President Muhammadu Buhari has fired Senator Basheer Mohammed, Director-General of the National Agency for Prohibition of Trafficking in Persons (NAPTIP), and appointed Dr Fatima Waziri-Azi to replace him.
Mohammed had been appointed on 27 May 2021 to replace Imaan Suleiman Ibrahim.
Ms Ibrahim herself had only been on the job for less than six months before her removal, having been appointed on 1 December 2020 to replace Dame Julie Okah-Donli.
The removal of Okah-Donli, who had only been appointed the new chair of the Board of Trustees of the United Nations Voluntary Trust Fund for Victims of Trafficking in Persons (UNVTF) in November 2020, came as surprise to the watchers of the agency, which is tasked with fighting human trafficking in Nigeria.
One wonders why this unusual turnover of chief executives at the agency!
The new Director-General, Ms Waziri-Azi, a former Head of Department of Public Law at the Nigerian Institute of Advanced Legal Studies, is a Women’s Right advocate and campaigner against domestic and sexual based violence.
Speaking after the formal handling over by her predecessor, the new NAPTIP chief who lauded Management and Officers of the Agency for its modest achievements in the areas of arrest, rescue, prosecution and awareness creation, said the negative narrative about Nigeria as a Source, transit and destination for human trafficking must be changed.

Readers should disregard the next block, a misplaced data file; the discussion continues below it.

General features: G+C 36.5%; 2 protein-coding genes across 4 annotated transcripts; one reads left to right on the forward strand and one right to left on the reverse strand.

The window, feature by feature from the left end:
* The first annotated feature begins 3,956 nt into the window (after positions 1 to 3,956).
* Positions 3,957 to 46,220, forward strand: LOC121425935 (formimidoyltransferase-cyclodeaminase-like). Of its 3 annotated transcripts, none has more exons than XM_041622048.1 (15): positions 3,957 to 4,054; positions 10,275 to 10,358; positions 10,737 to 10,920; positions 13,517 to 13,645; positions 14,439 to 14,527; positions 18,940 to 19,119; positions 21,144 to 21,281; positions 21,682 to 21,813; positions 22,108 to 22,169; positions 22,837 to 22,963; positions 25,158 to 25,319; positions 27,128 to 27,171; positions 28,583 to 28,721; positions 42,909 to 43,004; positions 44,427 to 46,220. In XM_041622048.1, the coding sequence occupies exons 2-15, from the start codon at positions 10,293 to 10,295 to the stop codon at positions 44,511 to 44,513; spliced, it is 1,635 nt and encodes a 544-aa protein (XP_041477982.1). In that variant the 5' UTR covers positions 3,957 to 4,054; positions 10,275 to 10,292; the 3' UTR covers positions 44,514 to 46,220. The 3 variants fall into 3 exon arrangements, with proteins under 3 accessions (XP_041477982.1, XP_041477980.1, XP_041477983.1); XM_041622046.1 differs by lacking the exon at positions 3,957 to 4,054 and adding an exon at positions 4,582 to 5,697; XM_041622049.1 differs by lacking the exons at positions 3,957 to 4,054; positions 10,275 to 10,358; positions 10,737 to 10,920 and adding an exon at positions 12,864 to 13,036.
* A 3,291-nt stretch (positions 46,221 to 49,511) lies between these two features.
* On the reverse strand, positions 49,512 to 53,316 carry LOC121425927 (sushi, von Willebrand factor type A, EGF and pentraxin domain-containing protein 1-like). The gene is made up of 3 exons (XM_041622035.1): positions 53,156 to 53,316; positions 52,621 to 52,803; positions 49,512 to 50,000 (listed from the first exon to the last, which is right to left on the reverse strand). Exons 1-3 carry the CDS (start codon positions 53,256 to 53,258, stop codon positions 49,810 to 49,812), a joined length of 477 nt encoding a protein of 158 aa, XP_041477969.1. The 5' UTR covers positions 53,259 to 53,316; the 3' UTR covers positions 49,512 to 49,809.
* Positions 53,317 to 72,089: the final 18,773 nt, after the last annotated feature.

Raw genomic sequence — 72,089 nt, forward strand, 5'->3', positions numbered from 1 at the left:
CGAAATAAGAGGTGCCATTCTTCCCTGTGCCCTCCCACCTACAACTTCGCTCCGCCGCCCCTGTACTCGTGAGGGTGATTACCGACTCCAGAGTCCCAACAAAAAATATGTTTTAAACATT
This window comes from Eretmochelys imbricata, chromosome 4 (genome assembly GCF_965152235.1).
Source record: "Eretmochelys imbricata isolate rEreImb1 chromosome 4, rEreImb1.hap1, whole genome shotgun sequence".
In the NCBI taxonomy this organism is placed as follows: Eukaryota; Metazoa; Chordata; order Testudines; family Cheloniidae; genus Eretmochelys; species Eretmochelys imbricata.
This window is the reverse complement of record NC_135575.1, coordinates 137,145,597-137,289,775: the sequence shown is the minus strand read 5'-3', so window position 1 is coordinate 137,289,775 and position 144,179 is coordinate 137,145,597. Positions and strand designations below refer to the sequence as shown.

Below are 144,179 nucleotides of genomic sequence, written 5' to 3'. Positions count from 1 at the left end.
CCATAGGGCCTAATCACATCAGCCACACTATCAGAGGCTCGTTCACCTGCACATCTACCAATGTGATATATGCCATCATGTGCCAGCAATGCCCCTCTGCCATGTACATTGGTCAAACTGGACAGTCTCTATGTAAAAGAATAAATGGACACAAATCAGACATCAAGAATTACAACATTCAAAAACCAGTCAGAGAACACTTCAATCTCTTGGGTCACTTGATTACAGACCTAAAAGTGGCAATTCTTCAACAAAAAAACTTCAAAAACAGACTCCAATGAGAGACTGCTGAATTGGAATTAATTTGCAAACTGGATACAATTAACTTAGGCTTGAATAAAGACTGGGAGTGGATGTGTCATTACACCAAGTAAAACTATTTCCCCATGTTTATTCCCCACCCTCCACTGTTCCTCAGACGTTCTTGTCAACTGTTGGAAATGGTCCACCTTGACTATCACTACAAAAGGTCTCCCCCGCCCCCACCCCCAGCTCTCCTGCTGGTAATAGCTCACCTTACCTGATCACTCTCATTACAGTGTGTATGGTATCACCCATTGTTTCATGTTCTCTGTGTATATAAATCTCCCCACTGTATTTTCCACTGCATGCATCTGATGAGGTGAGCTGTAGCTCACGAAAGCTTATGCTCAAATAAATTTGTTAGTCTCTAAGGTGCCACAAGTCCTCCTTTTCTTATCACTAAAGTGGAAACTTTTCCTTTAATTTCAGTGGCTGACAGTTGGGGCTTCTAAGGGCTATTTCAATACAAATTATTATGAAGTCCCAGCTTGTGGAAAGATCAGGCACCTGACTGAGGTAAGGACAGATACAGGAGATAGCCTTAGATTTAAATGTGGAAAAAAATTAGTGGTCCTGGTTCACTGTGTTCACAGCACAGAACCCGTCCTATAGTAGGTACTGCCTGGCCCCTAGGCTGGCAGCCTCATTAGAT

“I am not here as your Director General to rock the boat. Rather I am here to join hands with you and ensure effective coordination of the fight against human trafficking in the Country. We all must re-strategize and change the negative perception and narratives about Nigeria as the Source, Transit and destination for human trafficking,” she added.
Ms Waziri-Azi vowed to go after high-profile human traffickers across the country saying that her administration will not spare any offender no matter their status in the society.
NAPTIP was created in 2003 as Nigeria’s response to addressing the scourge of trafficking in persons. It was a fulfillment of the country’s international obligation under the Trafficking in Persons Protocol to prevent, suppress and punish trafficking in persons, especially women and children, supplementing the United Nations Transnational Organized Crime Convention (UNTOC).